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Getting major league baseballs in the hands of rehabbing pitchers

Major league pitchers rehabbing in the minors are allowed to use MLB baseballs instead of minor league baseballs. Scott Lesher of the Buffalo Bisons makes sure the pitchers get the right balls.

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Buffalo Bisons clubhouse manager Scott Lesher holds an International League baseball in his right hand and a Major League baseball in his left.
Minor Leaguer

I was watching Aaron Sanchez’s final rehab start with New Hampshire against Portland on when the Sea Dogs’ broadcaster mentioned that since both Sanchez and the Portland’s starter Eduardo Rodriguez were rehabbing, only Major League Baseball—uhh—baseballs have been used so far in the game. While I knew that the minor leagues use a different ball compared to the majors, I did not know that major league pitchers in rehab assignments were allowed to use their familiar baseballs during their outings with minor league clubs.

So to learn more I stopped by the office of Scott Lesher, the Buffalo Bisons’ home clubhouse manager. Born in Philadelphia, Lesher has spent the past 29 years of his life as a clubhouse manager, first with the double-A Wichita Wranglers and then moving over to the triple-A Bisons in 2003.

The practice of pitchers continuing using MLB baseballs in rehab stints is a relatively new phenomenon, starting probably some time this century.

“Someone said it started with John Smoltz in a rehab,” Lesher noted, while saying that it was an unsubstantiated rumour, “he was the guy who complained and said [minor league balls] were different.” Smoltz’s final stint in the minors came in 2009.

Lesher can’t really feel too much of a difference between the baseballs marked “Major League Baseball” and the ones marked “International League” and I certainly could not sort a mixed bag of them blindfolded. Various pitchers have been quoted saying that the minor league version has wider, more pronounced seams and think I felt that too—or maybe I just convinced myself that I felt it.

“The pitchers are so precise—this is what they do for a living. They are sure there’s some difference.”

The reason why there even is a difference is money: MLB baseballs are made in Costa Rica while MiLB balls are made in China. The MiLB balls are almost half the cost of the MLB ones, and for an organization with just one major league club but seven or more minor league affiliates, the cost difference is substantial.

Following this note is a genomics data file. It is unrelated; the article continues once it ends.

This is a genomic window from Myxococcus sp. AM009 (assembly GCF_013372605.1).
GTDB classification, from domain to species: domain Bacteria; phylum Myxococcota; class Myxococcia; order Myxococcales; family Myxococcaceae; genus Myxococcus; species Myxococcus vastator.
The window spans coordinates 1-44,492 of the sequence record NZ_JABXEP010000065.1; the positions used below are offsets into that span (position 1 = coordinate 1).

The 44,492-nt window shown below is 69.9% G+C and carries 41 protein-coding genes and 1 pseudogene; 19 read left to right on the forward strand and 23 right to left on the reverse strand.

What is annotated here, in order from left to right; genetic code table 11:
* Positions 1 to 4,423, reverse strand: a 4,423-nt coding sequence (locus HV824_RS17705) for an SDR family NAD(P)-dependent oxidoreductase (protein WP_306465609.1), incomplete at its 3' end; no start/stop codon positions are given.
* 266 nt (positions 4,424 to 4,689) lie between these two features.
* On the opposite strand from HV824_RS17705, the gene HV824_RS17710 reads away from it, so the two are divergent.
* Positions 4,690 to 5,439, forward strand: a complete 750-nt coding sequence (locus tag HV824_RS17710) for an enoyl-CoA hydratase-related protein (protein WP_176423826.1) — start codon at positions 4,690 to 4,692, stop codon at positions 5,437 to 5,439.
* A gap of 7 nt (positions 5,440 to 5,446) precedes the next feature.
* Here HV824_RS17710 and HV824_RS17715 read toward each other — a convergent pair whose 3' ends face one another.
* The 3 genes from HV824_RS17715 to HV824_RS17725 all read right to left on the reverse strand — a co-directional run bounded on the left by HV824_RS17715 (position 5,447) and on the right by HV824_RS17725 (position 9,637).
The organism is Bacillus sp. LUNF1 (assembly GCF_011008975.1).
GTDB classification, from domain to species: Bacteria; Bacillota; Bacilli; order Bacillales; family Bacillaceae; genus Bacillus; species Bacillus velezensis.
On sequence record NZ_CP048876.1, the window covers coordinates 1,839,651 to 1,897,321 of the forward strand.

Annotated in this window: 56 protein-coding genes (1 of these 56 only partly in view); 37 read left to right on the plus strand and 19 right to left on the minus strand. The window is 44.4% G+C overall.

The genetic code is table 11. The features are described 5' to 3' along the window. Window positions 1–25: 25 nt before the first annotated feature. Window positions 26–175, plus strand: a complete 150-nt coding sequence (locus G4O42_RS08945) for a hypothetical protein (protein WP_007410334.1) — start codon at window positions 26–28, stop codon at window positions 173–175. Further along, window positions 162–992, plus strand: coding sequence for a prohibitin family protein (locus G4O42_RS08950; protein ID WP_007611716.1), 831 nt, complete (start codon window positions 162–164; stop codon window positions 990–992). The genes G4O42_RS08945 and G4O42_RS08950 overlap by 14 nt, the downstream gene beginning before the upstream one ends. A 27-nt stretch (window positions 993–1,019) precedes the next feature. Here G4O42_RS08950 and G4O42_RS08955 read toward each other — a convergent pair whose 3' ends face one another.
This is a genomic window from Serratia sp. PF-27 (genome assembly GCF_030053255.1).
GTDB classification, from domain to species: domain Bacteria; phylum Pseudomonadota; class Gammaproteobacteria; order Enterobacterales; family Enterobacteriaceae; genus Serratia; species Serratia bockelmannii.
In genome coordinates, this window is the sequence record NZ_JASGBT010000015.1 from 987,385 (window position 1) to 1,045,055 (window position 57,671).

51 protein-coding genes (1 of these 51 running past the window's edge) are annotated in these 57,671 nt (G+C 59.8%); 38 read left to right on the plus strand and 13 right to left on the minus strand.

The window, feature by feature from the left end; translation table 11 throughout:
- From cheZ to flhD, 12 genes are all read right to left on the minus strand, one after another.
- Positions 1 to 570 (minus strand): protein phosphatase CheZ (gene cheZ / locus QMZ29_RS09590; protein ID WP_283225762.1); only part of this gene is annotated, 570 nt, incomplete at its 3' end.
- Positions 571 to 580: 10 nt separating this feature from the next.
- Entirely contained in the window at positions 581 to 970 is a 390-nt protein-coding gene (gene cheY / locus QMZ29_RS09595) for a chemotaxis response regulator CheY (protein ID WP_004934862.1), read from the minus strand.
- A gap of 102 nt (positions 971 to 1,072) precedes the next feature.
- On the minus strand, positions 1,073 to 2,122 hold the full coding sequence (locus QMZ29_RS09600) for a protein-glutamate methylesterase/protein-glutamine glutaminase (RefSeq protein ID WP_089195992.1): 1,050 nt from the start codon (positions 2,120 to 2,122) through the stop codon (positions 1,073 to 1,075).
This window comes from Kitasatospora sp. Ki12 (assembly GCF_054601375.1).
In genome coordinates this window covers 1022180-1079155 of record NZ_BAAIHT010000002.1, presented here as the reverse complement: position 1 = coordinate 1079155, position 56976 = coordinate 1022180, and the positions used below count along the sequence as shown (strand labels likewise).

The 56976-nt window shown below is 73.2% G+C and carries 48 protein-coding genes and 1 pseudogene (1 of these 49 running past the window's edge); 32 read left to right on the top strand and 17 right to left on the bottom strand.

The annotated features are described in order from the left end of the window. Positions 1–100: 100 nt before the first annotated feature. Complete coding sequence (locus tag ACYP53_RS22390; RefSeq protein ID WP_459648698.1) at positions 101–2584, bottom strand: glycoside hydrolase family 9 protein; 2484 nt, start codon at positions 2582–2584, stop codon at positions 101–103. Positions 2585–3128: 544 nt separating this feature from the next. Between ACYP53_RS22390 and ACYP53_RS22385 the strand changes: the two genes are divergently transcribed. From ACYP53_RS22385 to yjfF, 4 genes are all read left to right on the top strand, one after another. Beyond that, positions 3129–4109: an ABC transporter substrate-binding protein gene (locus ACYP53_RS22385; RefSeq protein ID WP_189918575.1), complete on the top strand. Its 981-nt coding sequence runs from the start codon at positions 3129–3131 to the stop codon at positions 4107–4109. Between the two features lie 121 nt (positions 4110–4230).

Lesher confirmed that there is a plan for the two affiliated triple-A leagues, the Pacific Coast League and the International League, to adopt the major league baseball in order to better transition players into the big leagues. However, this adds to the operational costs of both the major league and the triple-A teams and which party will carry the brunt of the cost increase is still apparently in discussion.

In the Toronto organization, the Blue Jays’ Dunedin-based equipment coordinator Billy Wardlow generally drops off a couple of cases of MLB baseballs in Buffalo as the equipment truck comes north from Florida at the end of spring training. They stay locked up in Lesher’s equipment room until they are needed, which wasn’t until late July this year for the Bisons. When he’s told that a Blue Jays pitcher will be joining Buffalo on a rehab stint, he gets the Bisons’ batboys to rub up a few dozen balls (for a starter, fewer for a reliever) and puts it in a special ball bag so the umpires are supplied with the right ones when the rehabber takes the mound.

As the home equipment manager, Lesher is also responsible for ensuring a visiting pitcher on rehab is also furnished with major league balls. The Pawtucket Red Sox were in town with reliever Austin Maddox, who was on an injury rehab assignment.

“Their GM sent an email to our GM, copying the International League president and copying me, saying that a player requests the use of major league balls. The [PawSox] would supply the balls, but we’ll have to get it into the umpires’ room.”

Sometimes there is ample notice to prepare the MLB baseballs, but sometimes last-minute decisions by the front office happen. When Marcus Stroman was making his remarkable comeback from injury in 2015, he had his first rehab start with the Lugnuts and was able to use MLB balls that were stored in Lansing. However, the Bisons had already departed for their final road trip of the season before receiving notice from the Blue Jays that Stroman was going to triple-A for his subsequent rehab start. But fortunately the Blue Jays were playing in Boston while the Bisons were an hour away in Pawtucket.

“[We] actually sent someone from Pawtucket down to Boston to get some balls from the Blue Jays’ clubhouse guy,” Lesher recalled. The club literally goes out of its way to make sure the guy from the big league is comfortable so they only need to focus about getting better and back to contributing.

I also quizzed Scott Lesher about rehab pants, jerseys, and uniform numbers in part 2 of my interview.